Is It Unloving for God to Choose Some People?

Is It Unloving for God to Choose Some People?

At the beginning of the last book of the Old Testament, the people of God are foot-stomping, fist-pounding, voice-raising mad. They feel that God had failed them and not loved them. In fact, in Malachi 1:2 they poke God in the eye and ask, “How have you loved us?”

Rather than beating them up, God the Father builds them up by reminding them, “I have loved you” (Malachi 1:2). And, He reminds them that He has been loving their often ungodly, ungrateful, and undeserving family for generations. “Is not Esau Jacob’s brother?” declares the Lord. “Yet I have loved Jacob but Esau I have hated (Malachi 1:2-3).” Jacob and Esau were twin brothers, both bad guys, and God chose to bring Jesus through Jacob instead of Esau and bless the nation of Israel that descended from Jacob in a way that He did not bless the nation of Edom that descended from Esau.

The issue is, regarding salvation, if God chooses some people and not others, does that make Him unloving? In the broadest sense, the Bible speaks to this issue with a constellation of words such as choose, chosen, elect, appointed, God’s plan, purpose, and predestined.

Perhaps the most thorough treatment of this issue is Romans 9. There, Paul quotes Malachi 1:2-3 saying, “…when Rebekah had conceived children by one man, our forefather Isaac, though they were not yet born and had done nothing either good or bad — in order that God’s purpose of election might continue, not because of works but because of him who calls — she was told, ‘The older will serve the younger.’ As it is written, ‘Jacob I loved, but Esau I hated’. What shall we say then? Is there injustice on God’s part? By no means!”

Did you catch the connection between being chosen by God and being loved by God? God is not obligated to choose, love, or save anyone. The fact that he chooses to save some shows how loving he truly is. For the Christian, knowing that God chose us is evidence of His love. This is exactly what Ephesians 1:4-5 teaches saying, “In love he predestined us”.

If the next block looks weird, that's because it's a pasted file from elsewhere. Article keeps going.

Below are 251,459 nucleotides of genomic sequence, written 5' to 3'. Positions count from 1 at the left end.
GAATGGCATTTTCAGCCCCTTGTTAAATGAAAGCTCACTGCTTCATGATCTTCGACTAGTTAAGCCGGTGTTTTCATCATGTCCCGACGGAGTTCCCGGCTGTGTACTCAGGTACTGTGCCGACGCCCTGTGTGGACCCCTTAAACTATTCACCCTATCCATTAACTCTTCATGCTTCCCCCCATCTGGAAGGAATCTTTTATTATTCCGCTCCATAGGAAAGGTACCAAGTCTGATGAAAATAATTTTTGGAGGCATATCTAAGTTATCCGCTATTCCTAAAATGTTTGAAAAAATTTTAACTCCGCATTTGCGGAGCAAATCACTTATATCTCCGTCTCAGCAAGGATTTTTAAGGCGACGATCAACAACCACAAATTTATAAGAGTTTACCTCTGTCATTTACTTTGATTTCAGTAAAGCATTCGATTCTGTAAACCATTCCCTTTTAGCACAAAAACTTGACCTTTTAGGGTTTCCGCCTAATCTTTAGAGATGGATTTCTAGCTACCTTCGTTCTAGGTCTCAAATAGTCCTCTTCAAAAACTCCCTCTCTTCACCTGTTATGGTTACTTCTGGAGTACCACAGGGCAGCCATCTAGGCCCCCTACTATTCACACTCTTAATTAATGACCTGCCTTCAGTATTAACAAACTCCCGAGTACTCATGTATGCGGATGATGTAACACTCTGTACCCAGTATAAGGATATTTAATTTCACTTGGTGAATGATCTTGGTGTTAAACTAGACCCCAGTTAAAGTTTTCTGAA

There are at least six ways that God choosing some for salvation is loving:

One. In love, God saves people from all nations. In most religions, their “god” only cares about people like them. The God of the Bible chooses people from all nations to form His Kingdom.

Two. In love, God can save the unborn. With miscarriages, abortions, and other lives lost in the womb through tragedy, it is comforting to know that God can choose to save a baby in the womb.

Three. In love, God can save the mentally limited. Some people do not have the capacity to fully understand the death, burial, and resurrection of Jesus Christ as their Savior for their sins. But, if God can choose who to apply the work of Jesus to, then there is hope for those who could otherwise be hopeless.

Four. In love, God can reach the unreached. There are reports in closed Muslim countries where missionaries cannot gain access that numerous people are becoming Christians. Jesus is apparently showing up to them in visions and dreams and saving them because He has chosen to do so.

Five. In love, God can save the worst people. Perhaps the Bible writer who speaks the most about predestination is the Apostle Paul. You may remember, he was an awful man who murdered Christians before God chose to save him. If there was ever anyone who was chosen by God, it was Paul who would have never chosen God.

Six. In love, God is not obligated to save anyone. I think of it like a massive suicide pact where numerous people chain themselves in a home, set it on fire, and decide to kill themselves. This is basically what humanity has chosen to do through sin. I see Jesus coming like a firefighter who runs into the burning building to carry numerous dying people out until he dies of smoke inhalation. How anyone could look at that firefighter and accuse them of being unloving because of who they did not save is to miss the entire point.

Which of the six ways that predestination is loving do you find most compelling? Why?

Mark Driscoll
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